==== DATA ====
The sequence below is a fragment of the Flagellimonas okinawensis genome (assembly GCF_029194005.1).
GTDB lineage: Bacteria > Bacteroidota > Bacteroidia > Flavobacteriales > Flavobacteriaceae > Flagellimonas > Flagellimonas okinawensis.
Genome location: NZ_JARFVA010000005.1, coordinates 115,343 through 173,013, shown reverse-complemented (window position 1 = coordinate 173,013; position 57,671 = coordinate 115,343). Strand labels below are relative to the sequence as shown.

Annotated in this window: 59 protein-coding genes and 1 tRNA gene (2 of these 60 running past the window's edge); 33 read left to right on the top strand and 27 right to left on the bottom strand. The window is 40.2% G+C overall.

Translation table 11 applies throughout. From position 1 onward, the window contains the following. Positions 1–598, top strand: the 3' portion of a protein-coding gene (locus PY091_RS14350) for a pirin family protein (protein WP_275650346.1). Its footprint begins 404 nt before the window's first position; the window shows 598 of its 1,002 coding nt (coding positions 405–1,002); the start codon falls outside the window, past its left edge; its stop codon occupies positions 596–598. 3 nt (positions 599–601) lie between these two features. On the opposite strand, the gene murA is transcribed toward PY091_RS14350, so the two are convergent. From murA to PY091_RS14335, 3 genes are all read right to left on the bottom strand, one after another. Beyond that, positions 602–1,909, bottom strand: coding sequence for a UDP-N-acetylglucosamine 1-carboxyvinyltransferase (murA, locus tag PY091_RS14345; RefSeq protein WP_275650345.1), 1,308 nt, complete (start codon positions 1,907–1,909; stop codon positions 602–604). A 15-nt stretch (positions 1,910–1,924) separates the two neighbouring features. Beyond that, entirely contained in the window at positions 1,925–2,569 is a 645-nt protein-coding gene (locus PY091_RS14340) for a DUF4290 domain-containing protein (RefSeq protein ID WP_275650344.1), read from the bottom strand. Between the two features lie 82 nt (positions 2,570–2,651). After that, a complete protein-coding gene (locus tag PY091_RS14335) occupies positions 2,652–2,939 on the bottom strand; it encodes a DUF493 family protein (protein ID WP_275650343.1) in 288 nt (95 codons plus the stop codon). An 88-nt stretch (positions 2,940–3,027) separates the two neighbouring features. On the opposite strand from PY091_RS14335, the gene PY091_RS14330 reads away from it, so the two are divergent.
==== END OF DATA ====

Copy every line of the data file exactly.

The sequence below is a fragment of the Flagellimonas okinawensis genome (assembly GCF_029194005.1).
GTDB lineage: Bacteria > Bacteroidota > Bacteroidia > Flavobacteriales > Flavobacteriaceae > Flagellimonas > Flagellimonas okinawensis.
Genome location: NZ_JARFVA010000005.1, coordinates 115,343 through 173,013, shown reverse-complemented (window position 1 = coordinate 173,013; position 57,671 = coordinate 115,343). Strand labels below are relative to the sequence as shown.

Annotated in this window: 59 protein-coding genes and 1 tRNA gene (2 of these 60 running past the window's edge); 33 read left to right on the top strand and 27 right to left on the bottom strand. The window is 40.2% G+C overall.

Translation table 11 applies throughout. From position 1 onward, the window contains the following. Positions 1–598, top strand: the 3' portion of a protein-coding gene (locus PY091_RS14350) for a pirin family protein (protein WP_275650346.1). Its footprint begins 404 nt before the window's first position; the window shows 598 of its 1,002 coding nt (coding positions 405–1,002); the start codon falls outside the window, past its left edge; its stop codon occupies positions 596–598. 3 nt (positions 599–601) lie between these two features. On the opposite strand, the gene murA is transcribed toward PY091_RS14350, so the two are convergent. From murA to PY091_RS14335, 3 genes are all read right to left on the bottom strand, one after another. Beyond that, positions 602–1,909, bottom strand: coding sequence for a UDP-N-acetylglucosamine 1-carboxyvinyltransferase (murA, locus tag PY091_RS14345; RefSeq protein WP_275650345.1), 1,308 nt, complete (start codon positions 1,907–1,909; stop codon positions 602–604). A 15-nt stretch (positions 1,910–1,924) separates the two neighbouring features. Beyond that, entirely contained in the window at positions 1,925–2,569 is a 645-nt protein-coding gene (locus PY091_RS14340) for a DUF4290 domain-containing protein (RefSeq protein ID WP_275650344.1), read from the bottom strand. Between the two features lie 82 nt (positions 2,570–2,651). After that, a complete protein-coding gene (locus tag PY091_RS14335) occupies positions 2,652–2,939 on the bottom strand; it encodes a DUF493 family protein (protein ID WP_275650343.1) in 288 nt (95 codons plus the stop codon). An 88-nt stretch (positions 2,940–3,027) separates the two neighbouring features. On the opposite strand from PY091_RS14335, the gene PY091_RS14330 reads away from it, so the two are divergent.